For Immediate Release
December 10, 2018
A precedent-setting legal challenge that could affect harm reduction efforts across Canada
(Photo credit: Peter Kim | Pivot Legal drug policy lawyer Caitlin Shane and Monique Pongracic-Speier, QC, Ethos Law Group LLP at Federal Court of Canada | December 10, 2018)
Edmonton, AB – Today Caitlin Shane, Pivot Legal Society’s drug policy lawyer, and Monique Pongracic-Speier, QC, of Ethos Law Group LLP, argued on behalf of the Canadian Drug Policy Coalition (CDPC) to protect public health and the Charter rights (Section 7 right to life, liberty, and security of the person) of people who require supervised consumption services.
In October, Edmonton’s Chinatown and Area Business Association brought forward a legal challenge (judicial review) to Health Canada’s approval of supervised consumption services in downtown Edmonton, arguing it was not adequately consulted in the decision. If the challenge is successful, the decision could impact how supervised consumption sites across Canada are approved; namely, by adding unacceptable delays to the provision of life-saving health services.
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Pivot, acting on behalf of the CDPC (an intervener), argued that allowing community groups extraordinary consultation privileges will create new barriers to supervised consumption services that could infringe upon the Charter rights (right to security of the person) of people who use drugs.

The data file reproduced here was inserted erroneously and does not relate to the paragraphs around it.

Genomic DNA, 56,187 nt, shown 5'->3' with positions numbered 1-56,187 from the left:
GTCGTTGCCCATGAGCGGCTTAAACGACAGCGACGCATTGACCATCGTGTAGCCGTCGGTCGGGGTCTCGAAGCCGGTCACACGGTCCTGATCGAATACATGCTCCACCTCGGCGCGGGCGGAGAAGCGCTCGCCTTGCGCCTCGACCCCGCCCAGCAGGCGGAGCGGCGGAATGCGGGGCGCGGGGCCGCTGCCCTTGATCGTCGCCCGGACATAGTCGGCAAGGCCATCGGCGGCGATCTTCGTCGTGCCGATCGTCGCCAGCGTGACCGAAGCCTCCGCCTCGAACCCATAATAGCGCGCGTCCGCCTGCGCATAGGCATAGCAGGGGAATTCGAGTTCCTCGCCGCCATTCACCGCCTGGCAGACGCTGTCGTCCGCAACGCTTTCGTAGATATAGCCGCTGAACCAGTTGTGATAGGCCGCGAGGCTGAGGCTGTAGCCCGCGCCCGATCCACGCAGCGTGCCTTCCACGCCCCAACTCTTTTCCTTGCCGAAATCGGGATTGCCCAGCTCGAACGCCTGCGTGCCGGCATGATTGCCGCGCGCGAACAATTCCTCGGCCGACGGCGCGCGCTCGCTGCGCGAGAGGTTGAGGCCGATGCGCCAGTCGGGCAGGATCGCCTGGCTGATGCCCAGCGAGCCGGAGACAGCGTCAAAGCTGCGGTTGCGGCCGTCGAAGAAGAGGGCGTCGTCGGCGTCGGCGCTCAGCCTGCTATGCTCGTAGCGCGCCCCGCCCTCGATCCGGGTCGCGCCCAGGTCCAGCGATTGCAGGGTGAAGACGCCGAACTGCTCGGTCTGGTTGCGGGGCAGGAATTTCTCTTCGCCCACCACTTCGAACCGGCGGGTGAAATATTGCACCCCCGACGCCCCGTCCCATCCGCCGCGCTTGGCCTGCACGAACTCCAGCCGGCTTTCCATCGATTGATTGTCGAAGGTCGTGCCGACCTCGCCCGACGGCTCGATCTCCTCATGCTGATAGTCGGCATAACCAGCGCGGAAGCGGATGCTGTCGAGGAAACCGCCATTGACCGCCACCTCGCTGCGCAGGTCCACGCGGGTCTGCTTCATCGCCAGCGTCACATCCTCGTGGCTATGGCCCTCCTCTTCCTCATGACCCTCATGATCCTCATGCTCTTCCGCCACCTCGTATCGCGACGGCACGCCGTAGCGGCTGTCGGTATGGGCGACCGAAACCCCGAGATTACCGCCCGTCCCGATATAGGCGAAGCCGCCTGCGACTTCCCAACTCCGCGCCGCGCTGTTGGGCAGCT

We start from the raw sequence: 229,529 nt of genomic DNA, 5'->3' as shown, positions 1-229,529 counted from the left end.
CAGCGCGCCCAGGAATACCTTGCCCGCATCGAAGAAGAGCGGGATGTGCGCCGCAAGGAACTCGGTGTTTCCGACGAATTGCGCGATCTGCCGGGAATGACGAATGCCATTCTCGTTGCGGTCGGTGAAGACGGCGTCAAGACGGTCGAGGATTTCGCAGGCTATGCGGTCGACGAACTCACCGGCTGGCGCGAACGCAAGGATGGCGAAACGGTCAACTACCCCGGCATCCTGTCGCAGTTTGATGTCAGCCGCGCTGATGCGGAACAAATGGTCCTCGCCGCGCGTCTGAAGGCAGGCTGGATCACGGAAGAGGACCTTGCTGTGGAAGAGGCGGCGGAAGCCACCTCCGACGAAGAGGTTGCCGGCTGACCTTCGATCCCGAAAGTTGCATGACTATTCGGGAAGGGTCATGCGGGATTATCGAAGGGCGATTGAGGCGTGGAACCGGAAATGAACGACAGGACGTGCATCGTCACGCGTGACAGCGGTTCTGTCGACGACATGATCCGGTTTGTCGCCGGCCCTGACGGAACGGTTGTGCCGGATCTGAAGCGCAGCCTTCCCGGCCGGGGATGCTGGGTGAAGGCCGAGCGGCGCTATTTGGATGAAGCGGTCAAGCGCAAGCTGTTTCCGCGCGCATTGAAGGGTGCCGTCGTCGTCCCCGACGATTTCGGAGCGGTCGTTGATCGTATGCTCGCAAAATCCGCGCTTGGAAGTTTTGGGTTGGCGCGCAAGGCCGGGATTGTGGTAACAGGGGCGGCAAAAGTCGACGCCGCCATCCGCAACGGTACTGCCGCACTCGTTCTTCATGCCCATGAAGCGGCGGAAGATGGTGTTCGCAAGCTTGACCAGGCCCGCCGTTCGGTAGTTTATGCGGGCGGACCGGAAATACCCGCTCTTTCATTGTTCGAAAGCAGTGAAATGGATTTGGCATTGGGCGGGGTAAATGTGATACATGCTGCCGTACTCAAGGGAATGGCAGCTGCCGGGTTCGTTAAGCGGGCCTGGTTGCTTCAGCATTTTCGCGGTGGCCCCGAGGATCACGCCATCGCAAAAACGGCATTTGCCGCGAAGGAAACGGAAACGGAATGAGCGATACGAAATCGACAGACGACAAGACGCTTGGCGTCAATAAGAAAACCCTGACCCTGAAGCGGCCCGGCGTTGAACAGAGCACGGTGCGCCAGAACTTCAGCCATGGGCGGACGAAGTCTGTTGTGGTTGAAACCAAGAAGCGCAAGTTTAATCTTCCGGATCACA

“At a time when ten people a day are dying in Canada because of a toxic drug supply, we cannot afford additional barriers to life-saving harm reduction,” said Caitlin Shane, Pivot’s drug policy lawyer.
If third parties like the Chinatown and Area Business Association were allowed the rights they argue for, public health and the Charter rights of people who use drugs could be seriously threatened.”
In this case, the lives of people who use drugs are being measured against the interests of property owners and businesses. The former, along with the Constitutionally-protected right to health services, should always take precedence over the latter, and the approval of vital supervised consumption services should remain first and foremost a public health decision.
Peter Kim, Communications & Digital Engagement Manager
Pivot Legal Society
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About Pivot Legal Society
Pivot Legal Society is a leading Canadian human rights organization that uses the law to address the root causes of poverty and social exclusion in Canada. Pivot’s award-winning work includes challenging laws and policies that force people to the margins of society and keep them there. Since 2002 Pivot has won major victories for sex workers’ rights, police accountability, affordable housing, and health and drug policy.
About Canadian Drug Policy Coalition
Based out of Simon Fraser University, the CDPC is comprised of over 70 organizations within Canada advocating for drug policies that promote public health, human rights, and social inclusion.